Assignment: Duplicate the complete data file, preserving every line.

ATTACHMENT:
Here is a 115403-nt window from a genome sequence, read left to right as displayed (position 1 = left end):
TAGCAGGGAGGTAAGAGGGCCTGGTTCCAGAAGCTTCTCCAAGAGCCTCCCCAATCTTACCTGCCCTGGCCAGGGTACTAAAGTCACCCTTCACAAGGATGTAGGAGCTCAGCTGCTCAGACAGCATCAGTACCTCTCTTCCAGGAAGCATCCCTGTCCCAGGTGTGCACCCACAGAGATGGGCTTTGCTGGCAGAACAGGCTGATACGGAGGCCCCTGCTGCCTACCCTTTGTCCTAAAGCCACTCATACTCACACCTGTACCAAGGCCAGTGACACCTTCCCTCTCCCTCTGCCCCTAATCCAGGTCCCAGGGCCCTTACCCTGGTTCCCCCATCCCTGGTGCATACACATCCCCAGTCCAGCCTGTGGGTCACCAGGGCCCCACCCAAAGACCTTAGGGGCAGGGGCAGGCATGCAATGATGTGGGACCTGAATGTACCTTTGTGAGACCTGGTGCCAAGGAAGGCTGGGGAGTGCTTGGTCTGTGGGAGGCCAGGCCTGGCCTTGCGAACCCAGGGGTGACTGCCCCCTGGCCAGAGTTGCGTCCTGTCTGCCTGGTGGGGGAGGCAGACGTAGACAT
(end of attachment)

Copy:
Here is a 115403-nt window from a genome sequence, read left to right as displayed (position 1 = left end):
TAGCAGGGAGGTAAGAGGGCCTGGTTCCAGAAGCTTCTCCAAGAGCCTCCCCAATCTTACCTGCCCTGGCCAGGGTACTAAAGTCACCCTTCACAAGGATGTAGGAGCTCAGCTGCTCAGACAGCATCAGTACCTCTCTTCCAGGAAGCATCCCTGTCCCAGGTGTGCACCCACAGAGATGGGCTTTGCTGGCAGAACAGGCTGATACGGAGGCCCCTGCTGCCTACCCTTTGTCCTAAAGCCACTCATACTCACACCTGTACCAAGGCCAGTGACACCTTCCCTCTCCCTCTGCCCCTAATCCAGGTCCCAGGGCCCTTACCCTGGTTCCCCCATCCCTGGTGCATACACATCCCCAGTCCAGCCTGTGGGTCACCAGGGCCCCACCCAAAGACCTTAGGGGCAGGGGCAGGCATGCAATGATGTGGGACCTGAATGTACCTTTGTGAGACCTGGTGCCAAGGAAGGCTGGGGAGTGCTTGGTCTGTGGGAGGCCAGGCCTGGCCTTGCGAACCCAGGGGTGACTGCCCCCTGGCCAGAGTTGCGTCCTGTCTGCCTGGTGGGGGAGGCAGACGTAGACAT